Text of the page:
Scientists working in a US government laboratory say they have managed to transmit a signal from point to point faster than the speed of light in a vacuum - in a development apparently violating the laws of physics.
According to a statement issued by the US National Institute of Standards and Technology (NIST):
According to Einstein's special theory of relativity, light traveling in a vacuum is the universal speed limit. No information can travel faster than light.
But there's kind of a loophole ...
Sadly this isn't the sort of loophole which seems likely to lead to hyperdrive starships or interstellar portal technology or anything like that. But it does, in effect, let information go faster than light. In a way.
This is achieved by taking an ordinary pulse of light and changing its shape so that the peak of the pulse moves quickly from the back towards the front. As the entire pulse is already travelling at very close to speed-of-light-inna-vacuum, the peak is now travelling faster than light.
Apparently so much was already old hat, but the processes used thus far produce a very noisy signal and the increase in apparent speed is not really very big. But now a new and potentially usable refinement known as "four wave mixing" has been developed. The NIST boffins describe their new process like this:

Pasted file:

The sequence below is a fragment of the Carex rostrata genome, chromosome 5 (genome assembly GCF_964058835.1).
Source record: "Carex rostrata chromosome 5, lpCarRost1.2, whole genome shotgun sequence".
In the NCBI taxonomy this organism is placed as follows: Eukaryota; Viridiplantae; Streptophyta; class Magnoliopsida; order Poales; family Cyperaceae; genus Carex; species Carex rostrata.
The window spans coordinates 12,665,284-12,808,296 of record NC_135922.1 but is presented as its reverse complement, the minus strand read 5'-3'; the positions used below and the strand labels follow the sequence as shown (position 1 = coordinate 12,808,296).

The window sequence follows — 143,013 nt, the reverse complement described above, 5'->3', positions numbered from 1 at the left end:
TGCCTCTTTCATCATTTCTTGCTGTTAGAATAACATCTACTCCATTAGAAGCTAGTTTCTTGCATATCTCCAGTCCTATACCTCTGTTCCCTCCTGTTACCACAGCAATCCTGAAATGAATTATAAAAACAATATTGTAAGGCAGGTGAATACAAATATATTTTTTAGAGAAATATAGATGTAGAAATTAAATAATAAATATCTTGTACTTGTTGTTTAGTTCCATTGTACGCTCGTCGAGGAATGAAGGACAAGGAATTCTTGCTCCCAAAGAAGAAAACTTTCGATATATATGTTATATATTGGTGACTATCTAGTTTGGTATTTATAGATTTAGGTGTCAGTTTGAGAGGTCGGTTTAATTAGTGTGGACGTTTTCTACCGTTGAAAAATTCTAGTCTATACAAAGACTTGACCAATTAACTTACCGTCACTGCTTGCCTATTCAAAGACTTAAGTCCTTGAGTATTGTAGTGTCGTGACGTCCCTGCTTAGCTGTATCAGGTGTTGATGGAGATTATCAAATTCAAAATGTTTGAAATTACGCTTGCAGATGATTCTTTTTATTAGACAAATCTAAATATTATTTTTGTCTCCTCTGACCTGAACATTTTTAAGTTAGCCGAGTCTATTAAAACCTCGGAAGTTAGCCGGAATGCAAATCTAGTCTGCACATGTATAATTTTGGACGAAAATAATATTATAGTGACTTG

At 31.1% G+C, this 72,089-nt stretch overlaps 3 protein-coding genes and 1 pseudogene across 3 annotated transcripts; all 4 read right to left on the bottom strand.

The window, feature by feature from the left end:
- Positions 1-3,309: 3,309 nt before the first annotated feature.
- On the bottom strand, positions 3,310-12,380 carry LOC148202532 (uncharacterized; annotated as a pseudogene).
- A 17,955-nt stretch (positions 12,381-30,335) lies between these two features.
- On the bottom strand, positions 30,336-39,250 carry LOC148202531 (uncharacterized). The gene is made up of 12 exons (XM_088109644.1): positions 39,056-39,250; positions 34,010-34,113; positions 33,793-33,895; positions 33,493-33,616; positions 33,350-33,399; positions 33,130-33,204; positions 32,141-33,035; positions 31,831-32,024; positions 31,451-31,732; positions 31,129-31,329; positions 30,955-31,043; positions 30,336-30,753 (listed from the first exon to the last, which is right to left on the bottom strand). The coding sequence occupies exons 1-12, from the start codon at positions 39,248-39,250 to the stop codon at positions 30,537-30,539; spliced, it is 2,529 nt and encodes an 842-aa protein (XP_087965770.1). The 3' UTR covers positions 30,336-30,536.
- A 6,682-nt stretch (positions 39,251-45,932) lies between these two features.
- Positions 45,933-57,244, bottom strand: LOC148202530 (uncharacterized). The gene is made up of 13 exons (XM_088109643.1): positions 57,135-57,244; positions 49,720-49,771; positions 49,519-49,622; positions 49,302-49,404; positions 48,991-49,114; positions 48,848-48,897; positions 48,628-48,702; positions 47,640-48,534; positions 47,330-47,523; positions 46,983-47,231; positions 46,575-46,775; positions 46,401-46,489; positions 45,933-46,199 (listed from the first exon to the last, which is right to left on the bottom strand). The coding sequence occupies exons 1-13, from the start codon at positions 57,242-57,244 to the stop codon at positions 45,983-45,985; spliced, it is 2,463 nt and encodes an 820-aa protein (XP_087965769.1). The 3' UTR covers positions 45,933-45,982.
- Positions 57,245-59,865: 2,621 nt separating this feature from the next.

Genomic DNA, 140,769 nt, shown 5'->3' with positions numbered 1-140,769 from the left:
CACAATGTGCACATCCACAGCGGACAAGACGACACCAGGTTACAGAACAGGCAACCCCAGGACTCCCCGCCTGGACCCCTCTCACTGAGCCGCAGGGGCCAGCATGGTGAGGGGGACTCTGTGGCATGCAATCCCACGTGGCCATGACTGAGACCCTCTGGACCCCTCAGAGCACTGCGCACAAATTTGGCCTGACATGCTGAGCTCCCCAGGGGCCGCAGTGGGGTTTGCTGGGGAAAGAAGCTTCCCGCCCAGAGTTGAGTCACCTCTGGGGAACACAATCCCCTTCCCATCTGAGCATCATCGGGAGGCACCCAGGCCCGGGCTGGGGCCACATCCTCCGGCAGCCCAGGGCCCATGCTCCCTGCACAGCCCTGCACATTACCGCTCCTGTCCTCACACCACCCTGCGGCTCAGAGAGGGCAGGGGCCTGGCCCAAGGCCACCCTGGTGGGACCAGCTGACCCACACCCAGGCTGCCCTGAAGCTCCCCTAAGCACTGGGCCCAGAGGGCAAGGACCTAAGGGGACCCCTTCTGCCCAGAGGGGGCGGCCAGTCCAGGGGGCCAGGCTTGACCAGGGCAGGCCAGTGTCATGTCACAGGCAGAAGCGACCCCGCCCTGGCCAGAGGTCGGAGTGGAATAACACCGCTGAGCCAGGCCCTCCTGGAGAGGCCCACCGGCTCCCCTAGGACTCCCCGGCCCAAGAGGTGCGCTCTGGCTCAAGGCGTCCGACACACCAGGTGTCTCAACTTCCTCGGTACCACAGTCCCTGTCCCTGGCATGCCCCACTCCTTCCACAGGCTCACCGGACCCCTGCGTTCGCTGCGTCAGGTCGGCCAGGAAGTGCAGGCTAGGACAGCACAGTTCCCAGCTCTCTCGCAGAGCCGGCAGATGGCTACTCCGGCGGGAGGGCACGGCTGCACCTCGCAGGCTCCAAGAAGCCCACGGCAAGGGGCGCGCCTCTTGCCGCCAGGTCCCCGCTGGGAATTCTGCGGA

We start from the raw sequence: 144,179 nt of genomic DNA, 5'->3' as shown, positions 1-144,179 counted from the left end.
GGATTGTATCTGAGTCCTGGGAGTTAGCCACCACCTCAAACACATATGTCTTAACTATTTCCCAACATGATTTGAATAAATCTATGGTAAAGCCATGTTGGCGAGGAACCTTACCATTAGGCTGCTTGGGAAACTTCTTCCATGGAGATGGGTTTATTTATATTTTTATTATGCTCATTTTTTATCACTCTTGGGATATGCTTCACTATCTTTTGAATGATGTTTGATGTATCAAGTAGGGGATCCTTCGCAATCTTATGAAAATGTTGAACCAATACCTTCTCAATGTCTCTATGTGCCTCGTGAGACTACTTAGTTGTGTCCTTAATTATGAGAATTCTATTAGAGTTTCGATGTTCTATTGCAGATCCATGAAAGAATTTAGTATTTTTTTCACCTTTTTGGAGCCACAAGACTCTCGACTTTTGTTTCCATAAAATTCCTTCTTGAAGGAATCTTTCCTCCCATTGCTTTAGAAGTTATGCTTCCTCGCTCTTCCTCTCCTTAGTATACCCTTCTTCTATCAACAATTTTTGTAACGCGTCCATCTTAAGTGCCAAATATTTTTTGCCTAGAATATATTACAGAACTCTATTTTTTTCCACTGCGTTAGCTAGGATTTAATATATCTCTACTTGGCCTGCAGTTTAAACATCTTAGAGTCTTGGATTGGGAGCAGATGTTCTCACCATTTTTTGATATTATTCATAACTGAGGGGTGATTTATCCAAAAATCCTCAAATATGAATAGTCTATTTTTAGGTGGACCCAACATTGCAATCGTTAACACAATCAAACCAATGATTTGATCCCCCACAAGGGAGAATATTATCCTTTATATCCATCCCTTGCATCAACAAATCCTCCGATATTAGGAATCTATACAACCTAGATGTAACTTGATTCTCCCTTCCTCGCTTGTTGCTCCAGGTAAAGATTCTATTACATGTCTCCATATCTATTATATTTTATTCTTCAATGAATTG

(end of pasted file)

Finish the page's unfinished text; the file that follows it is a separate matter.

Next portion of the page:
In four-wave mixing, researchers send 200-nanosecond-long "seed" pulses of laser light into a heated cell containing atomic rubidium vapor along with a separate "pump" beam at a different frequency from the seed pulses. The vapor amplifies the seed pulse and shifts its peak forward so that it becomes superluminal. At the same time, photons from the inserted beams interact with the vapor to generate a second pulse, called the "conjugate" because of its mathematical relationship to the seed. Its peak, too, can travel faster or slower depending on how the laser is tuned and the conditions inside the laser.
In the latest experiments, the NIST scientists say, they made a pulse-peak travel from point to point and it showed signatures "corresponding to" a situation where the peak covered the distance some 50 nanoseconds sooner than light travelling through vacuum would have done.
Actually using this method to transmit normal humdrum information faster than light would still violate the laws of physics. However it seems that it might be possible to use four-wave superluminal signals to transmit quantum information, made up of qubits whose value is not simply 0 or 1 but potentially any value from 0 to 1.
"By performing measurements of quantum discord between fast beams and reference beams, the group hopes to determine how useful this fast light could be for the transmission and processing of quantum information," the NIST announcement says.
Those with the boffinry puissance to understand the science (and the relevant subscription) can read all about it here, in the journal Physical Review Letters. ®